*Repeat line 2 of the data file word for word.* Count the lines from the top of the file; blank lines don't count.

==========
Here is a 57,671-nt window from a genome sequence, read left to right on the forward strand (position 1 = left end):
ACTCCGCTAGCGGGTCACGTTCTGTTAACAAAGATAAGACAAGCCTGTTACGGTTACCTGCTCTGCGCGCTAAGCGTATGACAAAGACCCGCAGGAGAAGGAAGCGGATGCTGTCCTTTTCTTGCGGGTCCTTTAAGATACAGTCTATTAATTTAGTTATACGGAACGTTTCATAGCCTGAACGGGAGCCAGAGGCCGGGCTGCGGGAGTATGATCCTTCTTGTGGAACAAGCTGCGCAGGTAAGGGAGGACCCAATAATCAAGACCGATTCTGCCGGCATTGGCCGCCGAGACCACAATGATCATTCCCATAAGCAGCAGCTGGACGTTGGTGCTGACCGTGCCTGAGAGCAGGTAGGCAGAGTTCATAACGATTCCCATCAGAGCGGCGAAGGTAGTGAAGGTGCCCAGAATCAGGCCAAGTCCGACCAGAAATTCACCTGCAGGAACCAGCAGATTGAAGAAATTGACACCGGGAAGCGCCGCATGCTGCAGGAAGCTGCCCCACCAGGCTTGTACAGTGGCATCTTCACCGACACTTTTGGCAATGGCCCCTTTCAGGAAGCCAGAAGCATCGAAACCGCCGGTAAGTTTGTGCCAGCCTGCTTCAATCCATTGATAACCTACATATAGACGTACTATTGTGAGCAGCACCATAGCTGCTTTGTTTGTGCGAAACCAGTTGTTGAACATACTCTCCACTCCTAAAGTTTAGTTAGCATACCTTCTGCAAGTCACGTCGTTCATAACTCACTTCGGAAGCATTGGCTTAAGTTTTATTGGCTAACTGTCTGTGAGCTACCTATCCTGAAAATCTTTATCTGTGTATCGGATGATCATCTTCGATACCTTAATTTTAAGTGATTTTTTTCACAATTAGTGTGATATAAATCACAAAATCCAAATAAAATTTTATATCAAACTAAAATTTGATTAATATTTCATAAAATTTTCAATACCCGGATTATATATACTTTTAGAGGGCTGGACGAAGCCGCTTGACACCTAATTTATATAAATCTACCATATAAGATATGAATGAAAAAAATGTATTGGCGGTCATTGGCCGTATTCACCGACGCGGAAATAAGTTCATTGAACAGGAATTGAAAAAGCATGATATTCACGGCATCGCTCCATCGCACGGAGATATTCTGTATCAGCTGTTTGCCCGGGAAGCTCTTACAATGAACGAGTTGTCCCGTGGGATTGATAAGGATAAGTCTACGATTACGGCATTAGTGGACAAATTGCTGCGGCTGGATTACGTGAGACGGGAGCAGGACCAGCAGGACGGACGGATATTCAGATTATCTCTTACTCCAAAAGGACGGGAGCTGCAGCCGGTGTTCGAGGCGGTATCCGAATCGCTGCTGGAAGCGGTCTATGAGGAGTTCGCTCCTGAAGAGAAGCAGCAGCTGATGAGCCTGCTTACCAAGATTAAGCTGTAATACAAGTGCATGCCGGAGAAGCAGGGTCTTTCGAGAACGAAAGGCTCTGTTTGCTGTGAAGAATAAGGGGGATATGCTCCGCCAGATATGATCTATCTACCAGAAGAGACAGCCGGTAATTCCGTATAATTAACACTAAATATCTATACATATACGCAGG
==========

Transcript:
ACTCCGCTAGCGGGTCACGTTCTGTTAACAAAGATAAGACAAGCCTGTTACGGTTACCTGCTCTGCGCGCTAAGCGTATGACAAAGACCCGCAGGAGAAGGAAGCGGATGCTGTCCTTTTCTTGCGGGTCCTTTAAGATACAGTCTATTAATTTAGTTATACGGAACGTTTCATAGCCTGAACGGGAGCCAGAGGCCGGGCTGCGGGAGTATGATCCTTCTTGTGGAACAAGCTGCGCAGGTAAGGGAGGACCCAATAATCAAGACCGATTCTGCCGGCATTGGCCGCCGAGACCACAATGATCATTCCCATAAGCAGCAGCTGGACGTTGGTGCTGACCGTGCCTGAGAGCAGGTAGGCAGAGTTCATAACGATTCCCATCAGAGCGGCGAAGGTAGTGAAGGTGCCCAGAATCAGGCCAAGTCCGACCAGAAATTCACCTGCAGGAACCAGCAGATTGAAGAAATTGACACCGGGAAGCGCCGCATGCTGCAGGAAGCTGCCCCACCAGGCTTGTACAGTGGCATCTTCACCGACACTTTTGGCAATGGCCCCTTTCAGGAAGCCAGAAGCATCGAAACCGCCGGTAAGTTTGTGCCAGCCTGCTTCAATCCATTGATAACCTACATATAGACGTACTATTGTGAGCAGCACCATAGCTGCTTTGTTTGTGCGAAACCAGTTGTTGAACATACTCTCCACTCCTAAAGTTTAGTTAGCATACCTTCTGCAAGTCACGTCGTTCATAACTCACTTCGGAAGCATTGGCTTAAGTTTTATTGGCTAACTGTCTGTGAGCTACCTATCCTGAAAATCTTTATCTGTGTATCGGATGATCATCTTCGATACCTTAATTTTAAGTGATTTTTTTCACAATTAGTGTGATATAAATCACAAAATCCAAATAAAATTTTATATCAAACTAAAATTTGATTAATATTTCATAAAATTTTCAATACCCGGATTATATATACTTTTAGAGGGCTGGACGAAGCCGCTTGACACCTAATTTATATAAATCTACCATATAAGATATGAATGAAAAAAATGTATTGGCGGTCATTGGCCGTATTCACCGACGCGGAAATAAGTTCATTGAACAGGAATTGAAAAAGCATGATATTCACGGCATCGCTCCATCGCACGGAGATATTCTGTATCAGCTGTTTGCCCGGGAAGCTCTTACAATGAACGAGTTGTCCCGTGGGATTGATAAGGATAAGTCTACGATTACGGCATTAGTGGACAAATTGCTGCGGCTGGATTACGTGAGACGGGAGCAGGACCAGCAGGACGGACGGATATTCAGATTATCTCTTACTCCAAAAGGACGGGAGCTGCAGCCGGTGTTCGAGGCGGTATCCGAATCGCTGCTGGAAGCGGTCTATGAGGAGTTCGCTCCTGAAGAGAAGCAGCAGCTGATGAGCCTGCTTACCAAGATTAAGCTGTAATACAAGTGCATGCCGGAGAAGCAGGGTCTTTCGAGAACGAAAGGCTCTGTTTGCTGTGAAGAATAAGGGGGATATGCTCCGCCAGATATGATCTATCTACCAGAAGAGACAGCCGGTAATTCCGTATAATTAACACTAAATATCTATACATATACGCAGG